The thousands of guests who will swarm the 162nd Fulton County Fair from Aug. 30 to Sept. 5 will take the tents, stands, and displays for granted, not realizing the tremendous undertaking to set it all up.
Each year, about 1,000 people gather to haul in tents, set up booths and carnival rides, string countless lights, and apply fresh coats of paint to ensure that one of Ohio’s premier county fairs is up to standards. In fact, the week of the fair is a choreographed cavalcade of paid and volunteer workers who raise up, then tear down the attractions in record time.
The workers include the 17 members and 15 auxiliary members of the fair board, who roll up their sleeves to help.
“Oh yeah, I get dirty,” chuckled Dennis Wyse, Fulton County Fair Board president for seven years. “It’s a huge undertaking because of the size of it, but a little bit of experience helps.”
Tents from Mutton Party and Tent Rental of Fort Wayne, Ind., started going up on the fairgrounds Aug. 22. It takes about 24 hours to complete the job, followed by a day of hanging cords of lights courtesy of the fairground’s electrician and his crew of six.
Wyse said some of the workers have helped open the fair for years, so the process has become routine. “It’s usually not too chaotic. Everything always falls in place,” he said.
On Monday morning rides from Poor Jack Amusements of Cambridge City, Ind., rolled onto the fairgrounds from a stint at the Allen County Fair in Lima, Ohio. They’ll likely be in place by nightfall, then stringently inspected by representatives of the Ohio Department of Agriculture before they‘re opened to the public.
“They bring up a wide variety of rides,” Wyse said of Poor Jack. “They do have a good reputation, and this is one of their biggest fairs.”
He said the amusements company tries to introduce one new ride during each fair season. During the winter months they’re again inspected thoroughly, “similar to like you would an airplane – tear it down and rebuild it to make sure every part’s working.”
As the fair is physically put together some of the most difficult chores are cleaning barns, erecting show bleachers, and landscaping the entire fairgrounds. “It’s like an assembly line,” Wyse said.
One of the Fulton County Fair’s more unique aspects is the replacement two years ago of mulch in barns and show arenas with coconut shell shavings. Used as compost at Nature Fresh Farms in Delta, the shavings are collected from the business by local farmer Nate Andre and provided to the fair venues. The natural coconut oil in the shavings reduces the need to add water to the floor to keep dust down.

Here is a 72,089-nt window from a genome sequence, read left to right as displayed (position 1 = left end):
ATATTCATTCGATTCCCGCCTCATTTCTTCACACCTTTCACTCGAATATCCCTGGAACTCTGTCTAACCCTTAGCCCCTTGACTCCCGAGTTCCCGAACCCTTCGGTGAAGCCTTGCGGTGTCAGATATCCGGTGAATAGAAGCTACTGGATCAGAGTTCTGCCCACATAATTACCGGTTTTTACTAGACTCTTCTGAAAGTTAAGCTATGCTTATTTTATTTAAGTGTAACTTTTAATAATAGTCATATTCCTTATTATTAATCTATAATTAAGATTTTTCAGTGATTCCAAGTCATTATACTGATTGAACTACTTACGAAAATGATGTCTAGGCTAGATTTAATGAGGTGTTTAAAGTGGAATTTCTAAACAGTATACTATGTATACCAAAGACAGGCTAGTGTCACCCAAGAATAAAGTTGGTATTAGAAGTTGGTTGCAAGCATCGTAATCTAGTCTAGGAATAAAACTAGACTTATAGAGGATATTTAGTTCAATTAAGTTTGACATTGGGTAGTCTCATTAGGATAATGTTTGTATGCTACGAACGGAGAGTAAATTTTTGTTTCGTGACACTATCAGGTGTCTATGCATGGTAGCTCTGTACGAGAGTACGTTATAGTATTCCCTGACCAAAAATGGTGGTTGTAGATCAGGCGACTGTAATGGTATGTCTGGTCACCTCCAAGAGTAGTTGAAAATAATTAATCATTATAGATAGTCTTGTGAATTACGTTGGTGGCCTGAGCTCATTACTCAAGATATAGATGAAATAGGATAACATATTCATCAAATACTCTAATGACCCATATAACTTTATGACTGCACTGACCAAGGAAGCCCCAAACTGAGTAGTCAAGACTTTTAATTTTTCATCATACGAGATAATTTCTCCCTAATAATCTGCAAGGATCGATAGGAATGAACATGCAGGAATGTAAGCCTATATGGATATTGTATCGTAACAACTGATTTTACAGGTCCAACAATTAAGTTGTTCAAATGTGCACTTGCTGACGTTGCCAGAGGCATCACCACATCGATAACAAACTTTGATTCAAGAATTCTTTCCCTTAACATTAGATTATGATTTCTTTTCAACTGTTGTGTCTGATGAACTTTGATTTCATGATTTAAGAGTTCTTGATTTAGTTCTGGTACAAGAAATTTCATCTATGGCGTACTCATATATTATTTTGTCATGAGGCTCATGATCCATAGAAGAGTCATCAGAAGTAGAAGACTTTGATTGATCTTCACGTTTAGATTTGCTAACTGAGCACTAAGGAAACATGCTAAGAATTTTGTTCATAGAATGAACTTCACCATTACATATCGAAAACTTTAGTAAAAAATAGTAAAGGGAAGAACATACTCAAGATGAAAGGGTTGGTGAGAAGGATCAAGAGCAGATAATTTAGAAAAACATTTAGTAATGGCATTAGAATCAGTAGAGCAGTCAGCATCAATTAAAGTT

Show animals arrive the day before the fair begins. Wyse said for the most part they’re cooperative, although once in a while an animal bolts. Two years ago, a steer got loose and damaged a camper.
And while fair set up has become fairly routine, that doesn’t mean problems don’t arise.
Last year, telephones were installed in all of the fair’s gate booths. A fierce storm hit the county the Saturday prior to the fair opening and knocked out all the phone service. It took a couple of days to correct the problem after it was discovered the Monday of fair week.
It was also last year that the man providing tents to house racehorses declared bankruptcy three weeks before showtime. The fair board scrambled to find another provider, and could get only stalls without roofs.
And on Aug. 18 of this year a storm tipped over the booth at Gate K and ripped off its roof. The next day fair workers repaired the booth and place it upright in just two hours.
Wyse said he feels a sense of relief when the fair is over and the hard labor is finished. But, he said, “The planning starts for the following year.”
He does feel a sense of satisfaction when each year curious onlookers walk the midway days before the fair begins to marvel at the set-up.
“You can’t believe how many people come here,” he said. “It’s like watching a city grow in a couple of days.”
Reach David J. Coehrs at 419-335-2010.